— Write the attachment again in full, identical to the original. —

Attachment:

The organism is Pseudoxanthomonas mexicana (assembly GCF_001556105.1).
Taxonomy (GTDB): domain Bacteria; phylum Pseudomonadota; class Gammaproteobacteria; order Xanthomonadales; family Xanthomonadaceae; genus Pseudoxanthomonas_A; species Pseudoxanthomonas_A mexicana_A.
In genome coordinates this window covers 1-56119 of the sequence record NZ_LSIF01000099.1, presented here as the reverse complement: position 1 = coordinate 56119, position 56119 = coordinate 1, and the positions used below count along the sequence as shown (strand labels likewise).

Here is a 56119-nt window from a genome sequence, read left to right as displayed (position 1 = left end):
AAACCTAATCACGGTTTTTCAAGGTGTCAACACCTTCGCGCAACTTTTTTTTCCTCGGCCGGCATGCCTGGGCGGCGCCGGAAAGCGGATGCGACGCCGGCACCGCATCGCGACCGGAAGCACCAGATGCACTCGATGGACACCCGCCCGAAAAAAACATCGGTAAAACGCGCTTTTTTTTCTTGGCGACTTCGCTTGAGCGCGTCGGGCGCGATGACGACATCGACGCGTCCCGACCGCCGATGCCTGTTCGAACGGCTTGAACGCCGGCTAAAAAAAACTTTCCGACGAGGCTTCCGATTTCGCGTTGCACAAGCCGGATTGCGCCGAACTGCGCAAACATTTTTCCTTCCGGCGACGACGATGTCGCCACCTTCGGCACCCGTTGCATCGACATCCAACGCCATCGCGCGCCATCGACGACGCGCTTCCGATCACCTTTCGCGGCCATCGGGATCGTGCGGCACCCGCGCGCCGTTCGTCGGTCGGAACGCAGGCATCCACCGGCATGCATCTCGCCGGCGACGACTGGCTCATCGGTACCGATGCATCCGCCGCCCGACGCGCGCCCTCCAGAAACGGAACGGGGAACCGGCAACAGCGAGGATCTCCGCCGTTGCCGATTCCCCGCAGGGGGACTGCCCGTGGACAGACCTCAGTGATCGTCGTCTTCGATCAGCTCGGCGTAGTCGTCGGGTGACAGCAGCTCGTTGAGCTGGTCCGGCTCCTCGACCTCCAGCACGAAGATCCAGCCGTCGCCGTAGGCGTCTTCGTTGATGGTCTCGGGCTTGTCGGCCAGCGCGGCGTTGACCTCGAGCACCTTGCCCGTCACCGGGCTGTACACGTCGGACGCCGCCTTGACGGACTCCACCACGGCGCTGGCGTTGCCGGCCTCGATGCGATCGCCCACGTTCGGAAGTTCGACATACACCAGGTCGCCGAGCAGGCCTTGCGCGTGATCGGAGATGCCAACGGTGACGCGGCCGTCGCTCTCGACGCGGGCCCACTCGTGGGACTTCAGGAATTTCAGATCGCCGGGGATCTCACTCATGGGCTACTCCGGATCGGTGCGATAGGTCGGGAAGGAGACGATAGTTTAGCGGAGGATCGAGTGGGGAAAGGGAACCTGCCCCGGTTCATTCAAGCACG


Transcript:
The organism is Pseudoxanthomonas mexicana (assembly GCF_001556105.1).
Taxonomy (GTDB): domain Bacteria; phylum Pseudomonadota; class Gammaproteobacteria; order Xanthomonadales; family Xanthomonadaceae; genus Pseudoxanthomonas_A; species Pseudoxanthomonas_A mexicana_A.
In genome coordinates this window covers 1-56119 of the sequence record NZ_LSIF01000099.1, presented here as the reverse complement: position 1 = coordinate 56119, position 56119 = coordinate 1, and the positions used below count along the sequence as shown (strand labels likewise).

Here is a 56119-nt window from a genome sequence, read left to right as displayed (position 1 = left end):
AAACCTAATCACGGTTTTTCAAGGTGTCAACACCTTCGCGCAACTTTTTTTTCCTCGGCCGGCATGCCTGGGCGGCGCCGGAAAGCGGATGCGACGCCGGCACCGCATCGCGACCGGAAGCACCAGATGCACTCGATGGACACCCGCCCGAAAAAAACATCGGTAAAACGCGCTTTTTTTTCTTGGCGACTTCGCTTGAGCGCGTCGGGCGCGATGACGACATCGACGCGTCCCGACCGCCGATGCCTGTTCGAACGGCTTGAACGCCGGCTAAAAAAAACTTTCCGACGAGGCTTCCGATTTCGCGTTGCACAAGCCGGATTGCGCCGAACTGCGCAAACATTTTTCCTTCCGGCGACGACGATGTCGCCACCTTCGGCACCCGTTGCATCGACATCCAACGCCATCGCGCGCCATCGACGACGCGCTTCCGATCACCTTTCGCGGCCATCGGGATCGTGCGGCACCCGCGCGCCGTTCGTCGGTCGGAACGCAGGCATCCACCGGCATGCATCTCGCCGGCGACGACTGGCTCATCGGTACCGATGCATCCGCCGCCCGACGCGCGCCCTCCAGAAACGGAACGGGGAACCGGCAACAGCGAGGATCTCCGCCGTTGCCGATTCCCCGCAGGGGGACTGCCCGTGGACAGACCTCAGTGATCGTCGTCTTCGATCAGCTCGGCGTAGTCGTCGGGTGACAGCAGCTCGTTGAGCTGGTCCGGCTCCTCGACCTCCAGCACGAAGATCCAGCCGTCGCCGTAGGCGTCTTCGTTGATGGTCTCGGGCTTGTCGGCCAGCGCGGCGTTGACCTCGAGCACCTTGCCCGTCACCGGGCTGTACACGTCGGACGCCGCCTTGACGGACTCCACCACGGCGCTGGCGTTGCCGGCCTCGATGCGATCGCCCACGTTCGGAAGTTCGACATACACCAGGTCGCCGAGCAGGCCTTGCGCGTGATCGGAGATGCCAACGGTGACGCGGCCGTCGCTCTCGACGCGGGCCCACTCGTGGGACTTCAGGAATTTCAGATCGCCGGGGATCTCACTCATGGGCTACTCCGGATCGGTGCGATAGGTCGGGAAGGAGACGATAGTTTAGCGGAGGATCGAGTGGGGAAAGGGAACCTGCCCCGGTTCATTCAAGCACG